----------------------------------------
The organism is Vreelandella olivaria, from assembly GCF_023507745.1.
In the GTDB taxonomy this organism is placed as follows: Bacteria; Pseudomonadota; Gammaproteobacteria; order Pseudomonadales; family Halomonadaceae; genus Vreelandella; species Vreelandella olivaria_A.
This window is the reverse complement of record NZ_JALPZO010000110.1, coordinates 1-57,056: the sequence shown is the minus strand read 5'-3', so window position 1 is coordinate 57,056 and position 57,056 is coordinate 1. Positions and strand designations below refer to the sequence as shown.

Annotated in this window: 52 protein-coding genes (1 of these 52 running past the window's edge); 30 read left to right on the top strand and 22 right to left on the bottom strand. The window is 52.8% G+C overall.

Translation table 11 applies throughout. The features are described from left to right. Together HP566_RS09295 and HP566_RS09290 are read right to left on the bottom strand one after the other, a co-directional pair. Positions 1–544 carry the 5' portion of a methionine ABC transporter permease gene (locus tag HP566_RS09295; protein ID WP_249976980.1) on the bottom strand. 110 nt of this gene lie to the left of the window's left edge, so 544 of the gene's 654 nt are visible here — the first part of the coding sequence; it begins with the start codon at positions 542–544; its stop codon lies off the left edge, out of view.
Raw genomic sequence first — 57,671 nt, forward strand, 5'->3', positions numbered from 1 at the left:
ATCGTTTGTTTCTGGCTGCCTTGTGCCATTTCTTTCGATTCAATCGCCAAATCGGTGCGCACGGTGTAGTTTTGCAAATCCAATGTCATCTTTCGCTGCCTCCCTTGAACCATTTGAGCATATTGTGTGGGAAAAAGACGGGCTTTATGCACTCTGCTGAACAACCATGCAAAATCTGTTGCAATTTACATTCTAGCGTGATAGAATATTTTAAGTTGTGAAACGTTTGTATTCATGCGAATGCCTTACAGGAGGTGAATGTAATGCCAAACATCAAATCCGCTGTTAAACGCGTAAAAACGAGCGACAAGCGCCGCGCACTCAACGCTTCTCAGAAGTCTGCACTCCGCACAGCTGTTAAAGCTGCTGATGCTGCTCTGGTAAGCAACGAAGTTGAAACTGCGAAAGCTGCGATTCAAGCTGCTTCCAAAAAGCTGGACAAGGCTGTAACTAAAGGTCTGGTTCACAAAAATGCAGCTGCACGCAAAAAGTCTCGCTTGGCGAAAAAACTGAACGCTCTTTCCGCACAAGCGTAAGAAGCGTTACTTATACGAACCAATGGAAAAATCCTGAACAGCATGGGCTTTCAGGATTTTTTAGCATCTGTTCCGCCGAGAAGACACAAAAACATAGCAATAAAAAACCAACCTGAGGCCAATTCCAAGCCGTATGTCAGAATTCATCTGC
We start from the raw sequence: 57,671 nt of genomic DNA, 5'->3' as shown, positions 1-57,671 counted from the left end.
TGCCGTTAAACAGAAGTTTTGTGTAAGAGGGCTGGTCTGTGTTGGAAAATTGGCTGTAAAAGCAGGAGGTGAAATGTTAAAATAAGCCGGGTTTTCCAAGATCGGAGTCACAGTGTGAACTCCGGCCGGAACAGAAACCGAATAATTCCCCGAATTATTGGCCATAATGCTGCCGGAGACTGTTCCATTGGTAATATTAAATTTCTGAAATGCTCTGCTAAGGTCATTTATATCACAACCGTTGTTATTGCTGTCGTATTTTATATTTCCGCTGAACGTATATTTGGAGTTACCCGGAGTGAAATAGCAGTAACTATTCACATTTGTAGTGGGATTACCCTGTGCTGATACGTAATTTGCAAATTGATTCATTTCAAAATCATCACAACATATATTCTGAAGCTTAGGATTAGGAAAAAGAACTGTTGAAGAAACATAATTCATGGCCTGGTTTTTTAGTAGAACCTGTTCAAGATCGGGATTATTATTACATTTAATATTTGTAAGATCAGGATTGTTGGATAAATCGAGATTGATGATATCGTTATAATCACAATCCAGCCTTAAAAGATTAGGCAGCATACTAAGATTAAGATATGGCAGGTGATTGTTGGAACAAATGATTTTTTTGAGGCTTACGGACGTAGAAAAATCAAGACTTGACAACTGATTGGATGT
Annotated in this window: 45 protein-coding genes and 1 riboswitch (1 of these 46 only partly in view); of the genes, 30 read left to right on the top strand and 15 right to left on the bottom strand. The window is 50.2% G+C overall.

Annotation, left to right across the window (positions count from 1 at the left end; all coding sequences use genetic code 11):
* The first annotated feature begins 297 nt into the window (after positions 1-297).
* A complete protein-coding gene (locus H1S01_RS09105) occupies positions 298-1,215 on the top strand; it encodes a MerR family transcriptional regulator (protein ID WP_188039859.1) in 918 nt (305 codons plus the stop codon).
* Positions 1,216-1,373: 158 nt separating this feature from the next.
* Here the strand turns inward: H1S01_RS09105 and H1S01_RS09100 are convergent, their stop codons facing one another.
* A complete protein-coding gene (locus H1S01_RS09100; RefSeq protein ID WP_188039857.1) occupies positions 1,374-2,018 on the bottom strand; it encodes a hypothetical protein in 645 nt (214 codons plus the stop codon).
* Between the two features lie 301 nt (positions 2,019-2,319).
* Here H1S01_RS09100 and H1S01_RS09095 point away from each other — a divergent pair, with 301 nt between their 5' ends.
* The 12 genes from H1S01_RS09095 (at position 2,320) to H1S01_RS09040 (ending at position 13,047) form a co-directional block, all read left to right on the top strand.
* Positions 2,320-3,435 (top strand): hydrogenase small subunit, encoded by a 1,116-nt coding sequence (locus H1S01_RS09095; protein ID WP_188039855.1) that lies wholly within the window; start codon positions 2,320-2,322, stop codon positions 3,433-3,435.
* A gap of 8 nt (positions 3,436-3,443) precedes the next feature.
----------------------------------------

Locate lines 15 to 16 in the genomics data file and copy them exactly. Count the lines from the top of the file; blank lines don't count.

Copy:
* Here the strand turns inward: H1S01_RS09105 and H1S01_RS09100 are convergent, their stop codons facing one another.
* A complete protein-coding gene (locus H1S01_RS09100; RefSeq protein ID WP_188039857.1) occupies positions 1,374-2,018 on the bottom strand; it encodes a hypothetical protein in 645 nt (214 codons plus the stop codon).